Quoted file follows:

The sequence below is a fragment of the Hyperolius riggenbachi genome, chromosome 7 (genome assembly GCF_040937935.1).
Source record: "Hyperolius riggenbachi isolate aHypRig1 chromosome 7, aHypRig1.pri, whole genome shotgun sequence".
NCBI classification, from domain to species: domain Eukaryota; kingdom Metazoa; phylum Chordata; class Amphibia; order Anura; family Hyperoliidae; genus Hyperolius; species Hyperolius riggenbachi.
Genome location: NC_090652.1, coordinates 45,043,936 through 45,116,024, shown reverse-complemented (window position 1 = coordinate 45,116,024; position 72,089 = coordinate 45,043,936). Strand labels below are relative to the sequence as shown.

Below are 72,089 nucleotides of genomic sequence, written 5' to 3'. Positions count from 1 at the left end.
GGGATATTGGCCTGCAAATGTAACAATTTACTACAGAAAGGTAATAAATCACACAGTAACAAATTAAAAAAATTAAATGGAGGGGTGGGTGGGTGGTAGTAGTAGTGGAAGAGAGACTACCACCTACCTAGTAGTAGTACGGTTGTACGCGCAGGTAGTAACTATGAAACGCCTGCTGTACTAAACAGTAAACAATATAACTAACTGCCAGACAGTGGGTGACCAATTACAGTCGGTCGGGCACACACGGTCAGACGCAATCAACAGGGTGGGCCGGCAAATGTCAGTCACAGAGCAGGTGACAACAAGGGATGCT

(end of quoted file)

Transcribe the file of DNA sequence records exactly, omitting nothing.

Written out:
The sequence below is a fragment of the Hyperolius riggenbachi genome, chromosome 7 (genome assembly GCF_040937935.1).
Source record: "Hyperolius riggenbachi isolate aHypRig1 chromosome 7, aHypRig1.pri, whole genome shotgun sequence".
NCBI classification, from domain to species: domain Eukaryota; kingdom Metazoa; phylum Chordata; class Amphibia; order Anura; family Hyperoliidae; genus Hyperolius; species Hyperolius riggenbachi.
Genome location: NC_090652.1, coordinates 45,043,936 through 45,116,024, shown reverse-complemented (window position 1 = coordinate 45,116,024; position 72,089 = coordinate 45,043,936). Strand labels below are relative to the sequence as shown.

Below are 72,089 nucleotides of genomic sequence, written 5' to 3'. Positions count from 1 at the left end.
GGGATATTGGCCTGCAAATGTAACAATTTACTACAGAAAGGTAATAAATCACACAGTAACAAATTAAAAAAATTAAATGGAGGGGTGGGTGGGTGGTAGTAGTAGTGGAAGAGAGACTACCACCTACCTAGTAGTAGTACGGTTGTACGCGCAGGTAGTAACTATGAAACGCCTGCTGTACTAAACAGTAAACAATATAACTAACTGCCAGACAGTGGGTGACCAATTACAGTCGGTCGGGCACACACGGTCAGACGCAATCAACAGGGTGGGCCGGCAAATGTCAGTCACAGAGCAGGTGACAACAAGGGATGCT